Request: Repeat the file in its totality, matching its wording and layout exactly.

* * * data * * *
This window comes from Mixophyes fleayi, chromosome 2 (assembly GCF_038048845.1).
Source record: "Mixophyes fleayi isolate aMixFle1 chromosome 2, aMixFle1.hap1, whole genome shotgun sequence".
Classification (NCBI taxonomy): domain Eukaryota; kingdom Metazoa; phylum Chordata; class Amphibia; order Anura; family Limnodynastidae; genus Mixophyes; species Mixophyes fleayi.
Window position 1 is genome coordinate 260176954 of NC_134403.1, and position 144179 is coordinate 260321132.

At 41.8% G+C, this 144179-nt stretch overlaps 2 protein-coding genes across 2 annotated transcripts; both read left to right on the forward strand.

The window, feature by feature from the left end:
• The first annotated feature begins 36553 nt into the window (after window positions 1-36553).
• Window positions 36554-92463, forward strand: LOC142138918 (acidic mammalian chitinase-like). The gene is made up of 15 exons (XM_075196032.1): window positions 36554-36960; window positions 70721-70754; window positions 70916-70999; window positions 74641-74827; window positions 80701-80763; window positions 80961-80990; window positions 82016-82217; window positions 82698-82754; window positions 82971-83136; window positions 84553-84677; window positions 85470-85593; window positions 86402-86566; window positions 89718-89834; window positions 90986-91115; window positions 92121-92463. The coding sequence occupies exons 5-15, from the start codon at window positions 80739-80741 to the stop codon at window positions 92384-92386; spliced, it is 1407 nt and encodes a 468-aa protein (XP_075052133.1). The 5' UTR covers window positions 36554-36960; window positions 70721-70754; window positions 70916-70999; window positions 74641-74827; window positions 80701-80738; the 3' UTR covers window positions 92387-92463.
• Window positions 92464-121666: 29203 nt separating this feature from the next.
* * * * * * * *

This window comes from Mixophyes fleayi, chromosome 2 (assembly GCF_038048845.1).
Source record: "Mixophyes fleayi isolate aMixFle1 chromosome 2, aMixFle1.hap1, whole genome shotgun sequence".
Classification (NCBI taxonomy): domain Eukaryota; kingdom Metazoa; phylum Chordata; class Amphibia; order Anura; family Limnodynastidae; genus Mixophyes; species Mixophyes fleayi.
Window position 1 is genome coordinate 260176954 of NC_134403.1, and position 144179 is coordinate 260321132.

At 41.8% G+C, this 144179-nt stretch overlaps 2 protein-coding genes across 2 annotated transcripts; both read left to right on the forward strand.

The window, feature by feature from the left end:
• The first annotated feature begins 36553 nt into the window (after window positions 1-36553).
• Window positions 36554-92463, forward strand: LOC142138918 (acidic mammalian chitinase-like). The gene is made up of 15 exons (XM_075196032.1): window positions 36554-36960; window positions 70721-70754; window positions 70916-70999; window positions 74641-74827; window positions 80701-80763; window positions 80961-80990; window positions 82016-82217; window positions 82698-82754; window positions 82971-83136; window positions 84553-84677; window positions 85470-85593; window positions 86402-86566; window positions 89718-89834; window positions 90986-91115; window positions 92121-92463. The coding sequence occupies exons 5-15, from the start codon at window positions 80739-80741 to the stop codon at window positions 92384-92386; spliced, it is 1407 nt and encodes a 468-aa protein (XP_075052133.1). The 5' UTR covers window positions 36554-36960; window positions 70721-70754; window positions 70916-70999; window positions 74641-74827; window positions 80701-80738; the 3' UTR covers window positions 92387-92463.
• Window positions 92464-121666: 29203 nt separating this feature from the next.